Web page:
Going down the water slide!

Jumping off the diving board.
Once in a while, the two of them like to compete with each other in a friendly game of ball!  
Time to play ball!

I have been working on some fresh ideas to practice sight word recognition.  Our "poolside fun" gave me inspiration!  This summer, I sat down and made up 3 new games for sight word practice.  I decided to use the pool as the theme.  

I wanted the games to be ENGAGING, FUN, and CHALLENGING.   They also needed to foster FLUENCY, SPELLING, and high-order THINKING.  I used 25 of the most frequently used sight words in text.  When students don't know the first 25 sight words, there's little point in trying to learn more advanced sight words.  If you've taught second grade for a while, you've probably encountered a student that came to you in August or September and knew less than 15 sight words.  You scratch your head and can't help but wonder what happened in first grade!  But, you have to take your students where they're at.  The good news is that you can support children that have significant gaps in their progress and they can make huge gains in their growth during the next few months of school.   

Here's a description of the sight word games I created:    

Game 1 Fish in the Water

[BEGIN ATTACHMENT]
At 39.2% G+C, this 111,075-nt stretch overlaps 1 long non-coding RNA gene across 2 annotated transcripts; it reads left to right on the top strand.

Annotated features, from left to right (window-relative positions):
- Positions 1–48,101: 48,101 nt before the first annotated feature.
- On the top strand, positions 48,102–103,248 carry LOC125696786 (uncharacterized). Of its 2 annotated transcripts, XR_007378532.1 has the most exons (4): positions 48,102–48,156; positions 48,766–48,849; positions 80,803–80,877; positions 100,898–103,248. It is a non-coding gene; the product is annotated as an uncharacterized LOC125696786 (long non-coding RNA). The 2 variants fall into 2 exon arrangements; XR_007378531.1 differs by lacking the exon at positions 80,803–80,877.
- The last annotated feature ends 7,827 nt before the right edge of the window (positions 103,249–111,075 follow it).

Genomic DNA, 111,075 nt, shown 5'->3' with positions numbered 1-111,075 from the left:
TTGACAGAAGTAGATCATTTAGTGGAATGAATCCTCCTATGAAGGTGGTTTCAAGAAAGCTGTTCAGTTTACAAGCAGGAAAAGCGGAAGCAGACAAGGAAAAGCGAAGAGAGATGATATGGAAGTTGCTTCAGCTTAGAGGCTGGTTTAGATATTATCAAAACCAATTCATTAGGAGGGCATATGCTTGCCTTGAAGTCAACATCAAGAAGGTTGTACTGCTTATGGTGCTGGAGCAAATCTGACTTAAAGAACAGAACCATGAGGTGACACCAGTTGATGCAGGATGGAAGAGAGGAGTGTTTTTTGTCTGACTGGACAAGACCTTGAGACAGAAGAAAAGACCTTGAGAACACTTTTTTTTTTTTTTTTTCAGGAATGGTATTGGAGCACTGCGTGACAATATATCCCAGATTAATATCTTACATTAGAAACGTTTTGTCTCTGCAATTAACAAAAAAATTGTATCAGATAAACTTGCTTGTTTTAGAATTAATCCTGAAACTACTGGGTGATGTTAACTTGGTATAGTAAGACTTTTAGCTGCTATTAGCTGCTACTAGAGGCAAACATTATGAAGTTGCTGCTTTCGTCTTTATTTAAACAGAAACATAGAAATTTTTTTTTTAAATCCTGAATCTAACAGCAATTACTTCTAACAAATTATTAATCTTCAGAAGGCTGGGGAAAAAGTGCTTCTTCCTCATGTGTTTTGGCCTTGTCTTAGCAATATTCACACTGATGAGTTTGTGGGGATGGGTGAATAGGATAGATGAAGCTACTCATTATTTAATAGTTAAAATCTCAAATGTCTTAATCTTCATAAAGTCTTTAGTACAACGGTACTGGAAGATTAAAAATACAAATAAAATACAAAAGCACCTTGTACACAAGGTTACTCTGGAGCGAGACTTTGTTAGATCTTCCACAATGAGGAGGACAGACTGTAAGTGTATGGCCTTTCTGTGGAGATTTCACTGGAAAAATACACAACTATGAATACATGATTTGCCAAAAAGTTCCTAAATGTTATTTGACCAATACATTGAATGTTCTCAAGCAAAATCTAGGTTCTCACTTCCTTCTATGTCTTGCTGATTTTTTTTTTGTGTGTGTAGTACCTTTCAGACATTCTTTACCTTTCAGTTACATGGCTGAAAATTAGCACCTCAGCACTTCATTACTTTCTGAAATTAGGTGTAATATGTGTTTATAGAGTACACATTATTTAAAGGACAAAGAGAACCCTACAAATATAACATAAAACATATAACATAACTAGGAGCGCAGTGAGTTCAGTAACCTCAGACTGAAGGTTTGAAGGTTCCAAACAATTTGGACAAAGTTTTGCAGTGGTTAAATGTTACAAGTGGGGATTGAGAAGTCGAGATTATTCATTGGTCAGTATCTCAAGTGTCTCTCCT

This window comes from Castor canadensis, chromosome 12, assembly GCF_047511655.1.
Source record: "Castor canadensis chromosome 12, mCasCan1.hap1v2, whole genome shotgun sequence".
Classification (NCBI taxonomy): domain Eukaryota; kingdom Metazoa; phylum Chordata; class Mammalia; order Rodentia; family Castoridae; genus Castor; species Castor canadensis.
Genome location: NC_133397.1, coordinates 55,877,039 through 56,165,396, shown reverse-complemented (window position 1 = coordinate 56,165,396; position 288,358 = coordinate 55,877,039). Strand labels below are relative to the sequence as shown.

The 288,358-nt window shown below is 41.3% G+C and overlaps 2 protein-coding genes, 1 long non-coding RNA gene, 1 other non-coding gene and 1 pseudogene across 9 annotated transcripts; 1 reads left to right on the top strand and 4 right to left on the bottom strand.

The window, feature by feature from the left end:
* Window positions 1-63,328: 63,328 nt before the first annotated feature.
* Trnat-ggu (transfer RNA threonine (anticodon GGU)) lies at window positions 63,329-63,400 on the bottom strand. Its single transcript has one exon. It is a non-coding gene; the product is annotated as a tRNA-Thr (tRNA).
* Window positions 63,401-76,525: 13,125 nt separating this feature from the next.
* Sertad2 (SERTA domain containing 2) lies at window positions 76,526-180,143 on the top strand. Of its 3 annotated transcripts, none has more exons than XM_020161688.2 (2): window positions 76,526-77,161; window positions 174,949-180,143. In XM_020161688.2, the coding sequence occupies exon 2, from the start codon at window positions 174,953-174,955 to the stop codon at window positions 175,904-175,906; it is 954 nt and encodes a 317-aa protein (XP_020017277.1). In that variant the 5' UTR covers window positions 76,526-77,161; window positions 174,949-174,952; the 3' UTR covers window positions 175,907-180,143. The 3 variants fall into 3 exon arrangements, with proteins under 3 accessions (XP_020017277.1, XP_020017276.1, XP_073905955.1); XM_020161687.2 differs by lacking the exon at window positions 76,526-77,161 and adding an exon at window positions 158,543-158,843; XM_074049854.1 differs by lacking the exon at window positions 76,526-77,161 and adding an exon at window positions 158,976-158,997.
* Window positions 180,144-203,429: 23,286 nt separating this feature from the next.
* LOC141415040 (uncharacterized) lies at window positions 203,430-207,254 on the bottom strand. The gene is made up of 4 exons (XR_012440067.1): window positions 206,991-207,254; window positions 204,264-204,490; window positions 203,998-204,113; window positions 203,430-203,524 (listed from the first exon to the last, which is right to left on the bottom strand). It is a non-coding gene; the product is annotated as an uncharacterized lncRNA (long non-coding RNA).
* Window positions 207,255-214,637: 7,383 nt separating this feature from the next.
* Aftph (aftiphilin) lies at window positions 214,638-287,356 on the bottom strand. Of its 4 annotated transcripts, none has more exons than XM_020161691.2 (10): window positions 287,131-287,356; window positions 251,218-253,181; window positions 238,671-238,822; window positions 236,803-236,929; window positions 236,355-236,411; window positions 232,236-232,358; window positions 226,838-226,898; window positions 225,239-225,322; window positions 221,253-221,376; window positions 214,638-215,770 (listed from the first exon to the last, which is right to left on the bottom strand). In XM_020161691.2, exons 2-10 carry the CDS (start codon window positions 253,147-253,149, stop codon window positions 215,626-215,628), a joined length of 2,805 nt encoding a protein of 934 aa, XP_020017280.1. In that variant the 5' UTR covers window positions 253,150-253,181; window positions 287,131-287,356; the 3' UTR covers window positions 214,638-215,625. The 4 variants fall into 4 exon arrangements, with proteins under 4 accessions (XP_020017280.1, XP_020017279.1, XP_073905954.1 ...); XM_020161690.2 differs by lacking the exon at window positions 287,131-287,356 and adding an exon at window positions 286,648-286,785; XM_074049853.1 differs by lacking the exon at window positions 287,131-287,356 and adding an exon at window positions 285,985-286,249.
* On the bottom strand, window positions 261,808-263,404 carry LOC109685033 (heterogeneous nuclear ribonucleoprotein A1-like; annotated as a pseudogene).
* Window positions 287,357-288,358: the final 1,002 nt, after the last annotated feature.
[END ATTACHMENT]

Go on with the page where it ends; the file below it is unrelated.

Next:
Players take turns withdrawing sentences from a stack.

Players take turns withdrawing sentences.  (This game works best with 2 players.)  There is a sight word underlined within the sentence.  The player that withdrew the sentence reads the sentence and marks the spot with the same word on the game board.
The 4 green bingo chips will go in the water.


The players continue taking turns withdrawing sentences and marking spots along the pool's edge.  Once a player has 3 spots in a row covered with bingo chips, it's "Fish in the Water".  He/she slides the bingo chips into the water.  (Because of the nature of the game, it is necessary for each player to have his/her own set of bingo chips that are distinguished from the opposing player by the color.)
In some situations, a player will have 4 or 5 in a row.  In this case, all the chips within the row go in the water.  In the photo above, the player with the orange chips could cover the word "is", then the word "at" and then the word "that".  5 in a Row!


The game is over with when all the sentence strips have been withdrawn.  The winner of the game is the child that has the greatest number of "FISH" in the water.

This game will require a minimal amount of preparation.  You will need to print the game board and laminate it (if desired).  You will also need to print the sentence strips and cut them out.